Plato’s Tough Guys and Their Attachment to Justice
Peter J. Hansen
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Belletristik / Essays, Feuilleton, Literaturkritik, Interviews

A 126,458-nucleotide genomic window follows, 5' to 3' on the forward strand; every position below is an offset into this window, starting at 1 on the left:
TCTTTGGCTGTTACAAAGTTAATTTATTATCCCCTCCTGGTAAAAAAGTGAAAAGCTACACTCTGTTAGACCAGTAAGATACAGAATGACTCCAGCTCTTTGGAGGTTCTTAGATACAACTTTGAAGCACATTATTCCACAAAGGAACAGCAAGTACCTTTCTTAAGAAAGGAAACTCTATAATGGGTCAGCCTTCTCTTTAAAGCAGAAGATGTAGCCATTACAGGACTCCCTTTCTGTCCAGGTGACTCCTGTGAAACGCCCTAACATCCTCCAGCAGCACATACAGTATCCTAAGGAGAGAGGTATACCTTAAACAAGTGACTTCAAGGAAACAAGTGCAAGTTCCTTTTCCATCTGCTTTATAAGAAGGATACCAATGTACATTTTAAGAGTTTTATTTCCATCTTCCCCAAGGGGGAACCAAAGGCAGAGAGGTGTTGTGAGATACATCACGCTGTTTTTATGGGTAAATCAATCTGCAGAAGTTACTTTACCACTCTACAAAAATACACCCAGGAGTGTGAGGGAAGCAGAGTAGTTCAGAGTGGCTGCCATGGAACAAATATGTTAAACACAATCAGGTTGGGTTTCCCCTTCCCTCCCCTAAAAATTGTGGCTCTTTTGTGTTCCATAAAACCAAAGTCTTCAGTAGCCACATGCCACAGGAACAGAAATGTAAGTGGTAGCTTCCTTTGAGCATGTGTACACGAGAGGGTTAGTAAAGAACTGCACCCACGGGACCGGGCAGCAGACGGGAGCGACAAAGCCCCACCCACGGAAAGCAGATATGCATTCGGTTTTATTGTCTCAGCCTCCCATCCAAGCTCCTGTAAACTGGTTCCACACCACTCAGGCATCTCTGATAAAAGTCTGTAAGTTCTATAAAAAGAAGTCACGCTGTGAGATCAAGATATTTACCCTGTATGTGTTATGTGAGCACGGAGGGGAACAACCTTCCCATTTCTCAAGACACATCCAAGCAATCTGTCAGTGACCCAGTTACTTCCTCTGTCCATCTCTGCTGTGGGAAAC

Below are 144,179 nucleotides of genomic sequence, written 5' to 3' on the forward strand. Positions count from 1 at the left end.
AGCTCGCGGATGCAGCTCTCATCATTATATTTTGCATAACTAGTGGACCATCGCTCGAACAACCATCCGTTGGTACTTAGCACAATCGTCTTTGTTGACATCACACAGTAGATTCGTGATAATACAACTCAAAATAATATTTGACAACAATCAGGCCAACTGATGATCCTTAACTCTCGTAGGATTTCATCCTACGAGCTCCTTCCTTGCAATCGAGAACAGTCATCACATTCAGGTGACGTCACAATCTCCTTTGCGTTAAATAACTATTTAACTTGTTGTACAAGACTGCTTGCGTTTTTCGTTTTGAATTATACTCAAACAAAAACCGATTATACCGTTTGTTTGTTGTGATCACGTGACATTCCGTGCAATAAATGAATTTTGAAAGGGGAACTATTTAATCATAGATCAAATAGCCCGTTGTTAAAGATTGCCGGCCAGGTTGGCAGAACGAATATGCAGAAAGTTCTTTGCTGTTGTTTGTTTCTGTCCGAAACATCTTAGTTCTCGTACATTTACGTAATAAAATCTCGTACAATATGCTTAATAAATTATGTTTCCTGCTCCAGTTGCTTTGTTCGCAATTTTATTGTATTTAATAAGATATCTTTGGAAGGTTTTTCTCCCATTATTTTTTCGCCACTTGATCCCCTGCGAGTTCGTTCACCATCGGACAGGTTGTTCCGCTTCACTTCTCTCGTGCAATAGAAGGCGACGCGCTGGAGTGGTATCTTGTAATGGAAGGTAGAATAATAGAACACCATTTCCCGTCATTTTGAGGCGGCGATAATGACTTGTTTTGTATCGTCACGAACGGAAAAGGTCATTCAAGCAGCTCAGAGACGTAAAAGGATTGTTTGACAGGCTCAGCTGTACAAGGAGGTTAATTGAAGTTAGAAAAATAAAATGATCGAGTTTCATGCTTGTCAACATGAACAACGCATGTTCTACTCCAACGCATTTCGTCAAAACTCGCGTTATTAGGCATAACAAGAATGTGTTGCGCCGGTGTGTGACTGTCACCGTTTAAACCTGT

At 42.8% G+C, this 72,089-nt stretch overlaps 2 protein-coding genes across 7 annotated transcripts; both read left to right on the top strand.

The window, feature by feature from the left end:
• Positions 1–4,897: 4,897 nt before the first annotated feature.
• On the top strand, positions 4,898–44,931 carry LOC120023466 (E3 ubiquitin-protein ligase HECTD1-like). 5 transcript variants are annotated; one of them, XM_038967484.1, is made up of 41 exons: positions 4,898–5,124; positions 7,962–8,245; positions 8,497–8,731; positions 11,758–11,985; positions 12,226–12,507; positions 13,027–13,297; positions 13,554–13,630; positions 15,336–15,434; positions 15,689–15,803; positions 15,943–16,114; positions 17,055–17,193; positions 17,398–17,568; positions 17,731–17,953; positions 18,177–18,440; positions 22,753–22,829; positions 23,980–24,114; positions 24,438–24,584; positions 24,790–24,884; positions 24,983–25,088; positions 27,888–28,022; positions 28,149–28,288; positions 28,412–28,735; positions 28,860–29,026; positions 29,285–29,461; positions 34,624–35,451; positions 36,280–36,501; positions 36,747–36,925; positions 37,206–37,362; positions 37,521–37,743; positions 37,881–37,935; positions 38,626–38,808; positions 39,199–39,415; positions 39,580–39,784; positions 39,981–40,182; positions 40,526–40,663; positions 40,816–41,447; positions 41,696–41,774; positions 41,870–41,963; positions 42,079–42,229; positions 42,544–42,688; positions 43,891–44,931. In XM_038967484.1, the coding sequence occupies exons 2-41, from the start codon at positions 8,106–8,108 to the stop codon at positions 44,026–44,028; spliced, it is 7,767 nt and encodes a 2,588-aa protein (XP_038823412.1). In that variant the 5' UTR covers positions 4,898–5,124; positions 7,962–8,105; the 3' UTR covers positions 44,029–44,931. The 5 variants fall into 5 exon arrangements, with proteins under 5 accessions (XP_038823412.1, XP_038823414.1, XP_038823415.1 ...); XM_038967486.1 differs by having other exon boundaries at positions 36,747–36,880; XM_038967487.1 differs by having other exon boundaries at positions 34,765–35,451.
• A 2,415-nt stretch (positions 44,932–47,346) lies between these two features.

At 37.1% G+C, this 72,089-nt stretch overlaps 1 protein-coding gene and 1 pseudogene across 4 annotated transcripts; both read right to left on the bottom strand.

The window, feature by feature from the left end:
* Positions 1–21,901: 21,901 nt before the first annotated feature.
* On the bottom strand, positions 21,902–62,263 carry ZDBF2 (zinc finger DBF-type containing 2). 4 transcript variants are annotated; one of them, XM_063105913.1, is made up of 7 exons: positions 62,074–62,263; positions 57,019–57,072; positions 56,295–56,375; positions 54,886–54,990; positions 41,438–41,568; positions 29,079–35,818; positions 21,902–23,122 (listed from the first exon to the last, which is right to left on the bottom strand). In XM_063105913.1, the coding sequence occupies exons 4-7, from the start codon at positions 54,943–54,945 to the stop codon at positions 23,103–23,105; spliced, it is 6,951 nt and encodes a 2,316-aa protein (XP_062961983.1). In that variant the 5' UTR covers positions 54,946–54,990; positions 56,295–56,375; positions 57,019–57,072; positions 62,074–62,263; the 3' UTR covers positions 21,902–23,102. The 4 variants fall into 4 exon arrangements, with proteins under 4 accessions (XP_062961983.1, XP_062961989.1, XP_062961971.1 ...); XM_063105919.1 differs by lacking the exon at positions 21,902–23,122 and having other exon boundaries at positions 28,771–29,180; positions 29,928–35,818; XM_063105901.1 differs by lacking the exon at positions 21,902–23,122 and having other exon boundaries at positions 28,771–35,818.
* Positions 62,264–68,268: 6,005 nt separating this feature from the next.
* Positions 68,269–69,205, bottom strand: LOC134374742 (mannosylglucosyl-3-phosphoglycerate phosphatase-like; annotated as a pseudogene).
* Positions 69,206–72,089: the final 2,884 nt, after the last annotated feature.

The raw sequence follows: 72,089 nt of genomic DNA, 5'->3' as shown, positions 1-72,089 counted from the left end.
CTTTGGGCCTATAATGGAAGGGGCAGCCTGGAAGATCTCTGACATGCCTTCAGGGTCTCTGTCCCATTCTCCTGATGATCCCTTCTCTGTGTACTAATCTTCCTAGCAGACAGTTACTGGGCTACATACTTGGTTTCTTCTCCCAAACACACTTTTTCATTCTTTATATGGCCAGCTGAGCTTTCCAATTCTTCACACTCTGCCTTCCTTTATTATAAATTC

This book challenges the assumption that self-interest is the basis of our actions. It does so through examining two Platonic characters, Thrasymachus in Plato’s Republic and Callicles in Plato’s Gorgias , both of whom attack justice and champion thoroughgoing selfishness. The author argues that by following the subtleties of Plato’s presentation, we see that both characters unwittingly display a kind of devotion to their selfish principles, and more broadly a combination of contempt for justice and unselfconscious attachment to it. They thereby offer surprising support for the proposition that human beings are not simply self-interested. Moreover, the author argues that the attachment to justice that Thrasymachus and Callicles display is in many respects akin to the attachment to justice that most people feel. The book also presents a distinctive approach to reading Platonic dialogues, taking questionable arguments offered by Socrates not as indicating his or Plato’s views, nor as tricks by which Socrates refutes his interlocutors, but as revealing beliefs held by those interlocutors. Finally, the author considers “tough guys” portrayed by Dostoevsky, Gide, and Shakespeare, and finds that these portrayals suggest similar conclusions regarding self-interest and attachment to justice.